79. 79
    zman Says:

    Choices – Street median for 2009 natural gas is currently $7.85. TPH is a good firm but has taken the end of the year as an opportunity to throw in the towel on prices. Leaves room to kill your stock ratings now and then raise them with prices, if appropriate in the future. They’ve basically marked their 2009 price deck to market (2009 strip was 5.82 as of this morning). Will look at the story re coal switch to gas now, thanks.

  80. 80
    zman Says:

    Hey wyo, can you post a link to that fishing with an ROV video?

  81. 81
    Wyoming Says:

    I only had it in an email, did not come off of a website. Unless you know a way I can post it somewhere.

  82. 82
    Wyoming Says:

    Emailed it to you.

  83. 83
    zman Says:

    I’ll see if I can post it. Stocks green but man am I bored.

  84. 84
    zman Says:

    Found it on youtube:

    http://www.youtube.com/watch?v=e9LGYupudp8

    Proof that oil companies can help the environment.

  85. 85
    ram Says:

    ZMAN – What is the import % of NG?

  86. 86
    zman Says:

    10 to as much as 20% depending on the time of the year. Right now the U.S. produces about 55 Bcfgdp, 8 to 9 comes down from Canada and another 0.7 to 1.0 comes via LNG. So right now about 14% is imported.

  87. 87
    ram Says:

    Gracias

  88. 88
    benbobby Says:

    zman,any prognostications re tomorrow’s crude and products inventory?tks

  89. 89
    zman Says:

    Of that 0.5 to 1.0 Bcfgpd gets shipped to Mexico for gas-fired electricity generation just over the border and the rest gets stored / consumed. Demand still largely cold season based but less so as gas-fired generation in the States takes market share and electricity demand grows.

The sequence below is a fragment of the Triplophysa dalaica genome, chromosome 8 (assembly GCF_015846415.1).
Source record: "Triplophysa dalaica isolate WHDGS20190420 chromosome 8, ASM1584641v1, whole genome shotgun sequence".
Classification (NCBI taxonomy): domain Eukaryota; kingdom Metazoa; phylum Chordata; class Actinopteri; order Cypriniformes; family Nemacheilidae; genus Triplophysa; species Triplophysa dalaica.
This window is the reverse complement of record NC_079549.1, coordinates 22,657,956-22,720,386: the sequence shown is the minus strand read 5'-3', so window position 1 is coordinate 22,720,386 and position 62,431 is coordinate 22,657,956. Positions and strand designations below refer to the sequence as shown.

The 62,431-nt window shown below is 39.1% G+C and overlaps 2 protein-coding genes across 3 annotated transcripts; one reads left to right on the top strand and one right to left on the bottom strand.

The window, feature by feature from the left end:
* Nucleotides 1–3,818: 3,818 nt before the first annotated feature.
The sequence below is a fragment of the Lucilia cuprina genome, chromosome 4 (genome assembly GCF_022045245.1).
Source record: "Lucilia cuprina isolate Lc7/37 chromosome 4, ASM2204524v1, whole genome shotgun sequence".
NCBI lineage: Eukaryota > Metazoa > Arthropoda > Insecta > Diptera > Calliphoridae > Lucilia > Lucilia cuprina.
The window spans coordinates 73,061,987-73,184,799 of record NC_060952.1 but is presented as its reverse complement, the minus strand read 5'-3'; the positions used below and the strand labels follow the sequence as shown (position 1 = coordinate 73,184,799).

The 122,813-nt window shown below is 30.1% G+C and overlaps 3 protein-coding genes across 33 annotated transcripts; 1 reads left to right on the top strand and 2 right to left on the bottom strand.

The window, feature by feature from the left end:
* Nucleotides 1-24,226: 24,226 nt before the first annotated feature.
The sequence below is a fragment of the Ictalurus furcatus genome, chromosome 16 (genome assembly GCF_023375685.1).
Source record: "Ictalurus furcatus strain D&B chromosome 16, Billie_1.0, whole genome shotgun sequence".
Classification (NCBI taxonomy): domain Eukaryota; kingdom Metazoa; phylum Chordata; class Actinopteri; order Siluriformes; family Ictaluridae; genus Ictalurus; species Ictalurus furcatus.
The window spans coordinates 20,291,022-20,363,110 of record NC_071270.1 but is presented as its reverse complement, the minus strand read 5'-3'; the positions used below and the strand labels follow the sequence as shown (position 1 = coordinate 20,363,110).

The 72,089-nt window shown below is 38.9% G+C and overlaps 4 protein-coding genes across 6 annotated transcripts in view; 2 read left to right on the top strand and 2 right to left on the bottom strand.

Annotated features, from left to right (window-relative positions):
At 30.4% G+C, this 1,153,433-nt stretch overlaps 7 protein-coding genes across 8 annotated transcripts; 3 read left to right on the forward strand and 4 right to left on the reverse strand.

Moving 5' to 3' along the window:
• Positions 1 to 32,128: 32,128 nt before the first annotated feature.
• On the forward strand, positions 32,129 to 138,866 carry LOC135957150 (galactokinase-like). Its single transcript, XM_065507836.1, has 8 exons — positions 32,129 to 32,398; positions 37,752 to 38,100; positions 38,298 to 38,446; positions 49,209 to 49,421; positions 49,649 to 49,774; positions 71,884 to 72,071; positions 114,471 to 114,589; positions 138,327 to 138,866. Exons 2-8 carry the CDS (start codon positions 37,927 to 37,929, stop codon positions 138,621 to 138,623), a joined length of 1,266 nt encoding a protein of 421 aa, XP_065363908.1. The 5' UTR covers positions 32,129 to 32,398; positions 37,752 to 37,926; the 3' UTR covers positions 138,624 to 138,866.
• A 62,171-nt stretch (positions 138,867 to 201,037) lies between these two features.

Trying to decide if a Gas-OPEC matters to prices here? My thought would be, not so much. Certainly not enough to warrant a rally in gas futures today although I’m sure those will be the headlines of tomorrow. It might serve to keep prices higher in the international markets and thus keep LNG on hiatus from the States and that’s helpful to prices but there is a lot of capacity coming on line next year and this group does not control it all.

  90. 90
    zman Says:

    BB – I was just about to run through that process. Initial thought is that refining may slide a bit more which would boost crude in storage. Flip side is the Houston Ship Channel experienced some down time last week due to fog so we could see a hiccup in imports. Generally fog can knock imports for a loop although I’m not yet certain how much down time there was. Will try to pin that down tonight. Street is looking for relatively flat crude inv. change.

    On gasoline, a concerted effort to bring down production has (finally) begun. At the same time, prices hit a 5 year low last week and we have started to see an uptick in demand. The mastercard spending pulse survey has gas demand jumping sharply last week which seasonally is normal as people shop last minute. I can confirm the stores are all of the sudden flush with shoppers. The Street is thinking we see a 1 mm barrel gas build…that might be light. A big jump in gasoline demand (still down 3% YoY would do wonders in stabilizing crude prices if anyone is paying attention tomorrow).

    Distillates – very cold, oil weighted HDDs launched to their highest level of the year. Problem here seems to be exports finally tailing off due to global weakness. We may yet to see a second bit of primary winter demand but this last week of weather may do it. Street looking for a tiny draw (100,000 barrels for the week), could be a bit bigger.

  91. 91
    Wyoming Says:

    Z,

    What is the Holiday schedule?

  92. 92
    zman Says:

    Oil at 10:35 EST
    Gas at 12 EST
    Mkt Closes at 1 EST

  93. 93
    Wyoming Says:

    Are you on 1/2 tomorrow and Friday?

  94. 94
    zman Says:

    I’ll be here 1/2 tomorrow, as much as I can bear on Friday.

  95. 95
    Wyoming Says:

    Mexico is doing whatever they can to help the cause:

    http://uk.reuters.com/article/oilRpt/idUKN2247927520081222?sp=true

  96. 96
    zman Says:

    Yep, wonder how they feel about replacing falling Cantarell production with increased spending at Chicontepec at these prices.